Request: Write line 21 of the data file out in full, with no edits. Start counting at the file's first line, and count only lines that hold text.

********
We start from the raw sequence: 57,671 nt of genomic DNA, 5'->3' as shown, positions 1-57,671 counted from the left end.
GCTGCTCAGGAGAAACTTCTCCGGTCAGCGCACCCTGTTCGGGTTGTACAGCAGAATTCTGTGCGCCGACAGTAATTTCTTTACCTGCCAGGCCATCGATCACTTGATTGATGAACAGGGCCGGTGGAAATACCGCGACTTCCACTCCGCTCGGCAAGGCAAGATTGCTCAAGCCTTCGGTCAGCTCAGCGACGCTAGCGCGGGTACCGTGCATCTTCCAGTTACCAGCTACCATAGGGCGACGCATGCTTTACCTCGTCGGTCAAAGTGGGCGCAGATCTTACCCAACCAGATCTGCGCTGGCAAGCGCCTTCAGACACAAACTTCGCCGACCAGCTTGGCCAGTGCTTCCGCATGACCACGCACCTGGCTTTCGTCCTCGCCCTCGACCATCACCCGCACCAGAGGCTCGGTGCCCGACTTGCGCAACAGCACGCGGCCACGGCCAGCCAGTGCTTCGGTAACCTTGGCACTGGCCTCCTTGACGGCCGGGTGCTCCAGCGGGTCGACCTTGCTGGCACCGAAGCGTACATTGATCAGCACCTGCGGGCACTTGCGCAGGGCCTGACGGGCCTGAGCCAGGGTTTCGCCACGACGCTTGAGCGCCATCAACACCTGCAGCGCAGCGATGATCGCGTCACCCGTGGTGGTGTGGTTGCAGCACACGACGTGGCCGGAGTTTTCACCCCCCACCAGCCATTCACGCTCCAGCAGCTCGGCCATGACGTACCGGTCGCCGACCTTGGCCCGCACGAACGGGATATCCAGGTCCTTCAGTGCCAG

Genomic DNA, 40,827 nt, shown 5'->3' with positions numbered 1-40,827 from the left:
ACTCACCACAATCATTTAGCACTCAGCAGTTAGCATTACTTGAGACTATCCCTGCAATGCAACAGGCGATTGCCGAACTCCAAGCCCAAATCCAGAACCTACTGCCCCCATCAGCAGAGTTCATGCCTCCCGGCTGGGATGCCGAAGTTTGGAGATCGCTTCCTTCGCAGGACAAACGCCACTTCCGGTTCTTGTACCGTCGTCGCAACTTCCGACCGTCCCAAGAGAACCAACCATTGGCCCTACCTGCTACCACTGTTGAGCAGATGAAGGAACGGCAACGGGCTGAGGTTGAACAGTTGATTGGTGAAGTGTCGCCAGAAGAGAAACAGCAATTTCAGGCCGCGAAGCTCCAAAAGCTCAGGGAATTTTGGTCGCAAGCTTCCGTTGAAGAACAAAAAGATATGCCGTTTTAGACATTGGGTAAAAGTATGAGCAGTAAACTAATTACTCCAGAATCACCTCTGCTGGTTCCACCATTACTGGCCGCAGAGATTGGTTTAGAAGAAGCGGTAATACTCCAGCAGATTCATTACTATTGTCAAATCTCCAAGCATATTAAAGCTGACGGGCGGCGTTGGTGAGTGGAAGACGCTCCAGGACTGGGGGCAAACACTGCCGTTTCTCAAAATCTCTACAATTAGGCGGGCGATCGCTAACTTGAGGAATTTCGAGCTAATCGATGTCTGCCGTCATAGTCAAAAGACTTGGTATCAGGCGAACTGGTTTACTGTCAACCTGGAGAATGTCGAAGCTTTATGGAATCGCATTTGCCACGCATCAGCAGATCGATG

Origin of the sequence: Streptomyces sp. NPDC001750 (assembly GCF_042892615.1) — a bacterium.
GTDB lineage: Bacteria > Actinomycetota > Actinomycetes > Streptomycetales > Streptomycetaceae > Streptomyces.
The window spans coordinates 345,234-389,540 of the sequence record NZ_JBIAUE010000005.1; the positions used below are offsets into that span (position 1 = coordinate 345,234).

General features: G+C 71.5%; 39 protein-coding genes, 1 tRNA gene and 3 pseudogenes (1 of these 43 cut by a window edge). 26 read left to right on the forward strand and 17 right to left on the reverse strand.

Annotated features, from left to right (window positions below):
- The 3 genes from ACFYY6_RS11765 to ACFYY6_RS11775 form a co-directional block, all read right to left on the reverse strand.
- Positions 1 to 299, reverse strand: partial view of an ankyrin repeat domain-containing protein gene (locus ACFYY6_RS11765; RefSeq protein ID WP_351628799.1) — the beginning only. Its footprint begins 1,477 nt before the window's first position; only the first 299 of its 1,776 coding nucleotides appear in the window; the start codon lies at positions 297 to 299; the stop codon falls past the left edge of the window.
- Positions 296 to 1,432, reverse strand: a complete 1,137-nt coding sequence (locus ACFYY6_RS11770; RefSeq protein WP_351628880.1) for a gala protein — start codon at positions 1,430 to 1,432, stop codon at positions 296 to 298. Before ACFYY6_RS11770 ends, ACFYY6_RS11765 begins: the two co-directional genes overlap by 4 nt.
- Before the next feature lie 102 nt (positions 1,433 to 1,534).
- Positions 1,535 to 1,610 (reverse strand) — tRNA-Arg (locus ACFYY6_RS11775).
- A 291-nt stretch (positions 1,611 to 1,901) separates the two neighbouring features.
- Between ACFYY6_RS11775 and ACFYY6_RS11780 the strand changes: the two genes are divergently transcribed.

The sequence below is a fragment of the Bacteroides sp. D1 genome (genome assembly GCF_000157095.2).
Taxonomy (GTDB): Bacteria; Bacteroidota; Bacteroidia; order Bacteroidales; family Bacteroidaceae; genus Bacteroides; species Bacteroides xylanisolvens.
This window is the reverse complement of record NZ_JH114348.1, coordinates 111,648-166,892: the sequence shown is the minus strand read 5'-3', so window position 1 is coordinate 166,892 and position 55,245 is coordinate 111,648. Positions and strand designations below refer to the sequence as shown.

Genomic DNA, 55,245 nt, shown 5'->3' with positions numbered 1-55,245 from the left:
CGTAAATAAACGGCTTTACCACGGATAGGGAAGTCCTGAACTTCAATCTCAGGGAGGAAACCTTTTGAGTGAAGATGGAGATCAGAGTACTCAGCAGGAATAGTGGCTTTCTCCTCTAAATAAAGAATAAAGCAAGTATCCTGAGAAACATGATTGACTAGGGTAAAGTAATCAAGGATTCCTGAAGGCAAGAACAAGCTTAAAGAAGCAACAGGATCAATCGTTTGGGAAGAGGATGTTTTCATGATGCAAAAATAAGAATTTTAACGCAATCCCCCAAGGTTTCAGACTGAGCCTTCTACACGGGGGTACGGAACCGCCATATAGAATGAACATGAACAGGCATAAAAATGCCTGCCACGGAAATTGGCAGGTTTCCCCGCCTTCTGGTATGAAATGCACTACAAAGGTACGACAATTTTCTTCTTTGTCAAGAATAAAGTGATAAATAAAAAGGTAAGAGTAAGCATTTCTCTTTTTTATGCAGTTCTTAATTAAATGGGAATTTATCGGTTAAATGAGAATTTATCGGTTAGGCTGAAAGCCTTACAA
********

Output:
CGTAAATAAACGGCTTTACCACGGATAGGGAAGTCCTGAACTTCAATCTCAGGGAGGAAACCTTTTGAGTGAAGATGGAGATCAGAGTACTCAGCAGGAATAGTGGCTTTCTCCTCTAAATAAAGAATAAAGCAAGTATCCTGAGAAACATGATTGACTAGGGTAAAGTAATCAAGGATTCCTGAAGGCAAGAACAAGCTTAAAGAAGCAACAGGATCAATCGTTTGGGAAGAGGATGTTTTCATGATGCAAAAATAAGAATTTTAACGCAATCCCCCAAGGTTTCAGACTGAGCCTTCTACACGGGGGTACGGAACCGCCATATAGAATGAACATGAACAGGCATAAAAATGCCTGCCACGGAAATTGGCAGGTTTCCCCGCCTTCTGGTATGAAATGCACTACAAAGGTACGACAATTTTCTTCTTTGTCAAGAATAAAGTGATAAATAAAAAGGTAAGAGTAAGCATTTCTCTTTTTTATGCAGTTCTTAATTAAATGGGAATTTATCGGTTAAATGAGAATTTATCGGTTAGGCTGAAAGCCTTACAA